By Jeff Rydburg, MGMA member July 1, 2015
Published in MGMA Connection Plus, July 2015 Issue
Online reviews and rating sites are the new word-of-mouth.
How do you increase exposure and get your practice name in front of prospective patients? Some have used billboard advertising (traditional and Internet) to accomplish this feat. Yet what some industry members fail to recognize is that prospective patients are searching for doctors online and look for reviews and other information online before scheduling appointments.
HCA Physician Services, Brentwood, Tenn., started a reputation management initiative several years ago and was able to improve ratings and reviews published by third-party sites, which had an 18% increase on new patient growth.
Today personal recommendations and word-of-mouth referrals are frequently cited as the best forms of advertising, yet it can take months for referrals to spread among friends. Positive and negative reviews can reach thousands of people instantly through social media channels, and patients are increasingly using online review sites, according to an article published in the Journal of the American Medical Association (JAMA).
One study showed that 88% of consumers trust online reviews as much as personal recommendations, according to a BrightLocal Consumer Review survey from July 2014. Another study found that 62% of patients who read online reviews go to physician rating sites as the first step when seeking new doctors. Study results were updated in 2014 and showed that the number of patients who use online review sites increased from 25% in 2013 to 42% in 2014. Additionally, 44% of patients were willing to go out of network based on more favorable reviews compared with 26% in 2013. Judging from this data, online reviews and rating sites are the new word-of-mouth.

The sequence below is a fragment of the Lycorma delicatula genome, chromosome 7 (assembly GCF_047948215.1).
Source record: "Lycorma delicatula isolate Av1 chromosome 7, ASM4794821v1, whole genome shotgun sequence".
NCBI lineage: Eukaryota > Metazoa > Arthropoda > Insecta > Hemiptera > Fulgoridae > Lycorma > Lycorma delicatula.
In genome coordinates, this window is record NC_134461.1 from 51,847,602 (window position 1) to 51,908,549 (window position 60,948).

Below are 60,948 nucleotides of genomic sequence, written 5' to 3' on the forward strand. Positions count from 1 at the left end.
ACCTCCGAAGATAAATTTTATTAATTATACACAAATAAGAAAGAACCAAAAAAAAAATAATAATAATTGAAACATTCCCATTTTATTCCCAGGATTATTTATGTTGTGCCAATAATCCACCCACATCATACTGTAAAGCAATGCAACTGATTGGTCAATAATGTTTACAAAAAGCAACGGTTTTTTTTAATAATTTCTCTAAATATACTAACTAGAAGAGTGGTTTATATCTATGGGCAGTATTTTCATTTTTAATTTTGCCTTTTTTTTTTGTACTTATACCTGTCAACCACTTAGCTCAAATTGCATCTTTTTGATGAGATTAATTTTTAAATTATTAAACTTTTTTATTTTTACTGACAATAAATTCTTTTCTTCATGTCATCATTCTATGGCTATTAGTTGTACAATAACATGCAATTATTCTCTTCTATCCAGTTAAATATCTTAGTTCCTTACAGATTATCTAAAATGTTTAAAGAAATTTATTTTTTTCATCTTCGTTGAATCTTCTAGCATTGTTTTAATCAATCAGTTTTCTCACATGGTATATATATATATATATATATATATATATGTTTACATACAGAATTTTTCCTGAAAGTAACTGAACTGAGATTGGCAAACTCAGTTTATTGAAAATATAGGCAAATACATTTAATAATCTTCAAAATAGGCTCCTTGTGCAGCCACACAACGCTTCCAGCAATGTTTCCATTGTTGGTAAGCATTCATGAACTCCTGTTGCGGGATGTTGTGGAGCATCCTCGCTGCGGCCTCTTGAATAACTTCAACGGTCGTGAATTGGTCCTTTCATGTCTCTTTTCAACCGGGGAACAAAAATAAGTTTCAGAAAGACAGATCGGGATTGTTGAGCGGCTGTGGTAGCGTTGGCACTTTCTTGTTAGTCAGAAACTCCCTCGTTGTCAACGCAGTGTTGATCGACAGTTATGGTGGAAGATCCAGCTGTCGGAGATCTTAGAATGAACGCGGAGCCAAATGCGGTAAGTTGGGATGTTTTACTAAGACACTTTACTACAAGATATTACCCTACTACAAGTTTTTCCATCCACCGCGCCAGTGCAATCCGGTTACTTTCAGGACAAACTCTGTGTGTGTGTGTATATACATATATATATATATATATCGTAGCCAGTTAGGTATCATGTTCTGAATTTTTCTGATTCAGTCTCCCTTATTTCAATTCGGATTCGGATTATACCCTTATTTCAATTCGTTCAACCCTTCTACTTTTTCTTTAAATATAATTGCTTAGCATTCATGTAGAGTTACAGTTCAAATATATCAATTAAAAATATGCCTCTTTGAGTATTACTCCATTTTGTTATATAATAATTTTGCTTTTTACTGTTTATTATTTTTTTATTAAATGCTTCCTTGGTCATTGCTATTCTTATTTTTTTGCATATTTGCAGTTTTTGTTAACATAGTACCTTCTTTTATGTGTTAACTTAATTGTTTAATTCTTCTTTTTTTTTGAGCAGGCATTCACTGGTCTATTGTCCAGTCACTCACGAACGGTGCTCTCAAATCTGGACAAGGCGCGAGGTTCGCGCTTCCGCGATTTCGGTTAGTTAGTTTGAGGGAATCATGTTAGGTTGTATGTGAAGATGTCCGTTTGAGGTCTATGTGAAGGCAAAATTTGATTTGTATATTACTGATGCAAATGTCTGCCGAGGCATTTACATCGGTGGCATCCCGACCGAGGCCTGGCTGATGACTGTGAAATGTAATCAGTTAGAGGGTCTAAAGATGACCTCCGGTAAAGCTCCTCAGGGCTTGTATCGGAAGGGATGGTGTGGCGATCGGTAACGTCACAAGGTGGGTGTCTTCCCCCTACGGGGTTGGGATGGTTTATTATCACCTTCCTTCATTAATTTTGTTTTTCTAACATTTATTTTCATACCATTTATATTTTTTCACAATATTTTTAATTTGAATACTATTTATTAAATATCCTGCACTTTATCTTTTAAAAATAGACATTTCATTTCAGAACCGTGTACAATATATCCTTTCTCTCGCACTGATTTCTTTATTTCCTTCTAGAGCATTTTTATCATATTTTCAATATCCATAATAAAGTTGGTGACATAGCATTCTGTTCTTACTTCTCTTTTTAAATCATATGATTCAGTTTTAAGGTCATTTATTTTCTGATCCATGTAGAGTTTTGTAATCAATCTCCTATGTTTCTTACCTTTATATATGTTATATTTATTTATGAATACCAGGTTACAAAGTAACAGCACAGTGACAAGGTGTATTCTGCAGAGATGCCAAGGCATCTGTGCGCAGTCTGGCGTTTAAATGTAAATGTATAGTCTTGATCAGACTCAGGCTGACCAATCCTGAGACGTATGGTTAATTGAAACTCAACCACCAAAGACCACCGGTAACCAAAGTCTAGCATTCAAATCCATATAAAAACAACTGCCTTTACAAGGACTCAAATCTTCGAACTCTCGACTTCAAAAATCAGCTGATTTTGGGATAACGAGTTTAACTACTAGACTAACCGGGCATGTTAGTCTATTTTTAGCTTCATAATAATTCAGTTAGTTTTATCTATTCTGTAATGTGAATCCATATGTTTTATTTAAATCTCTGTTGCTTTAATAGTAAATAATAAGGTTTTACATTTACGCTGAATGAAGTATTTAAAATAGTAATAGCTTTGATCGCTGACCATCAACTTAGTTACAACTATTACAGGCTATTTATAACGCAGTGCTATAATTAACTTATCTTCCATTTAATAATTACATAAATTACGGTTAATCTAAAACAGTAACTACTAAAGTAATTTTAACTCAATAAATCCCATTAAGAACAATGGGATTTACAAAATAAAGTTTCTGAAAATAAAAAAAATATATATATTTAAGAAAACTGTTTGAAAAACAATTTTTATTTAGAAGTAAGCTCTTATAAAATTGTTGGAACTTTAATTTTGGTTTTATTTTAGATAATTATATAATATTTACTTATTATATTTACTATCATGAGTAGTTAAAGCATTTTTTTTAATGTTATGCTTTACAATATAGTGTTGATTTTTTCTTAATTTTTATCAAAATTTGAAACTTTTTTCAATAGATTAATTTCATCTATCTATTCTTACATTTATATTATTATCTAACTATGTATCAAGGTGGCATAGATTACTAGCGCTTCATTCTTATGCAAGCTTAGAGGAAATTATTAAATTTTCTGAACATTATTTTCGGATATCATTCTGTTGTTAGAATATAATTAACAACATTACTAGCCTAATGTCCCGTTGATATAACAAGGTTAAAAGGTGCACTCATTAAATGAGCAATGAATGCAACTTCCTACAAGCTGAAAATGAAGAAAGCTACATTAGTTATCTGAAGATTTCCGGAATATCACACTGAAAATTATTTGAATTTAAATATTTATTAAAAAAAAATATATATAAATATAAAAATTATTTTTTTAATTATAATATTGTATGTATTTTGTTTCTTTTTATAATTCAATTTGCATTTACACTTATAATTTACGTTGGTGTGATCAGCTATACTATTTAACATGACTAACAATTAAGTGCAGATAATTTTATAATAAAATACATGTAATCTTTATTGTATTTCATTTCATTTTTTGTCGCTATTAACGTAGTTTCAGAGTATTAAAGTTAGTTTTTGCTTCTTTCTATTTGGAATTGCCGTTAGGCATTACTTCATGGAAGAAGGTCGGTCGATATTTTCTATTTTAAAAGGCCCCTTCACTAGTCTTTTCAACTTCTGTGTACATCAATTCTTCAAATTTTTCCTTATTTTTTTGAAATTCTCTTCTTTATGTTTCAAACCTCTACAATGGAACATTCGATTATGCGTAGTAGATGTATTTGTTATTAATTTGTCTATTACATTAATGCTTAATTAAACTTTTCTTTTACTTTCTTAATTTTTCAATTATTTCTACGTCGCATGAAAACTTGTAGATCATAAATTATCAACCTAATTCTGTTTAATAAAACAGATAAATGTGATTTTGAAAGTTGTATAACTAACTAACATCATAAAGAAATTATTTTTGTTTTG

Everyone probably uses some form of ratings information when researching other businesses. Now patients are using these ratings to determine what physician they want to see. Among the patients who used physician rating sites, 35% selected a physician based on good ratings and 37% avoided physicians with bad ratings, according to the study results published in JAMA.
If you did an online search and half the reviews for a practice were negative, would you go there? In most markets, searching for “best family practice doctor” in a city produces rating sites — Yelp, Healthgrades, Google My Business, RateMDs and Vitals, to name a few — not practice names. Therefore, patients will often see information from these sites before they find your website.